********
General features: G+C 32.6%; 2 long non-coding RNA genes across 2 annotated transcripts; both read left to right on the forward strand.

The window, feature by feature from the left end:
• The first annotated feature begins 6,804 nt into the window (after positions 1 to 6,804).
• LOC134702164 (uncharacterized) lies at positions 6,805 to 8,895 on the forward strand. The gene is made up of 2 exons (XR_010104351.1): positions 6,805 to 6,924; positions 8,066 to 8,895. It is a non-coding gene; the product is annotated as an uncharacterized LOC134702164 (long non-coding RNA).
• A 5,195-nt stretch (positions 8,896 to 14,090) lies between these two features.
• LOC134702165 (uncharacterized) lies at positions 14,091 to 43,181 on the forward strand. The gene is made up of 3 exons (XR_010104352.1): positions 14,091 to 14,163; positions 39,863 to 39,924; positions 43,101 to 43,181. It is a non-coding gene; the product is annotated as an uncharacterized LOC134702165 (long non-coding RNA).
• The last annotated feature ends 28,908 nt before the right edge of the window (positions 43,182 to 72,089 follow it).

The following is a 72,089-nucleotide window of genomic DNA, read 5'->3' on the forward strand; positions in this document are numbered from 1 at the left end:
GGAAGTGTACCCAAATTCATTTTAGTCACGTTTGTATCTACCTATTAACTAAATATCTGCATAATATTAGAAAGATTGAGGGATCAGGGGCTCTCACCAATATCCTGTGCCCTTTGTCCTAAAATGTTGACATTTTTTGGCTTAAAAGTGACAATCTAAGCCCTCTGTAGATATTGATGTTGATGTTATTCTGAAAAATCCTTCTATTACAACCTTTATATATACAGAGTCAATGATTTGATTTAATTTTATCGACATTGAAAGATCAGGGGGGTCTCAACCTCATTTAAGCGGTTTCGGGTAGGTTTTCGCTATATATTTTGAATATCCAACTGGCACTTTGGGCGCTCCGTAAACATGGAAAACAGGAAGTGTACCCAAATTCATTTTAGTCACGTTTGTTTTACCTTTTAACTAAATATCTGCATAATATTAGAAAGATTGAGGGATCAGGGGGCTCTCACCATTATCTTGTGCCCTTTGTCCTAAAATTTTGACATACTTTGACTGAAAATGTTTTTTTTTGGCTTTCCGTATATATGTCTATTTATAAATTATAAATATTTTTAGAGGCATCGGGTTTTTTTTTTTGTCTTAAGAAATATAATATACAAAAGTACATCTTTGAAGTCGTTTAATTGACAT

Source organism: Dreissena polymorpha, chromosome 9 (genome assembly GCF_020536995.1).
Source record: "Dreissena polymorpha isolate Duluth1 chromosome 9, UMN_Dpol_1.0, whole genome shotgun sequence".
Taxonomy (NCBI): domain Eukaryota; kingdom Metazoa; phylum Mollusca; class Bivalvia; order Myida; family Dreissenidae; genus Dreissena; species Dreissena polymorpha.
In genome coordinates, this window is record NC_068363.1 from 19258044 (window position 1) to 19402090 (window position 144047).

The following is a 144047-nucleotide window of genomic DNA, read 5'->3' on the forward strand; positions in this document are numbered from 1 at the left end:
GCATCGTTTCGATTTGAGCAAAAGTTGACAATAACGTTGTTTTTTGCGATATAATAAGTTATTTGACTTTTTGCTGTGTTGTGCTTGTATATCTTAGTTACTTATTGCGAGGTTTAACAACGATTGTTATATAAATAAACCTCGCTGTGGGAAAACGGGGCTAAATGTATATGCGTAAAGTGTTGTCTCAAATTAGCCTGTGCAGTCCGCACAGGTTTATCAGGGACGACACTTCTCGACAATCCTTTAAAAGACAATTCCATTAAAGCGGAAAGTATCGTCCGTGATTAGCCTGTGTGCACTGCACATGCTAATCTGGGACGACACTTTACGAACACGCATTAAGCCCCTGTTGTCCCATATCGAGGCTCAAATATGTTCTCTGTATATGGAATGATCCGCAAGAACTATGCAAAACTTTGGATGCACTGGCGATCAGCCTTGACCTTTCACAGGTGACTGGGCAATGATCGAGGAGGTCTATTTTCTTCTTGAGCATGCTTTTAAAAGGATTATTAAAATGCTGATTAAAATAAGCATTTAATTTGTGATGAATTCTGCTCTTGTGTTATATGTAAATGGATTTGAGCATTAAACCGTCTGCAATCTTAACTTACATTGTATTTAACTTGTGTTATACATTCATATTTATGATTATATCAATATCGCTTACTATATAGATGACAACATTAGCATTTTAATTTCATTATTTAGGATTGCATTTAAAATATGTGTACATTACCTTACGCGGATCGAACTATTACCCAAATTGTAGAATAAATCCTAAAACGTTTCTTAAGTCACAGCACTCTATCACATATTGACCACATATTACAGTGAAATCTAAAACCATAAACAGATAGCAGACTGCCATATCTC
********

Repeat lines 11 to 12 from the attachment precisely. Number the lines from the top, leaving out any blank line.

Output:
Source record: "Dreissena polymorpha isolate Duluth1 chromosome 9, UMN_Dpol_1.0, whole genome shotgun sequence".
Taxonomy (NCBI): domain Eukaryota; kingdom Metazoa; phylum Mollusca; class Bivalvia; order Myida; family Dreissenidae; genus Dreissena; species Dreissena polymorpha.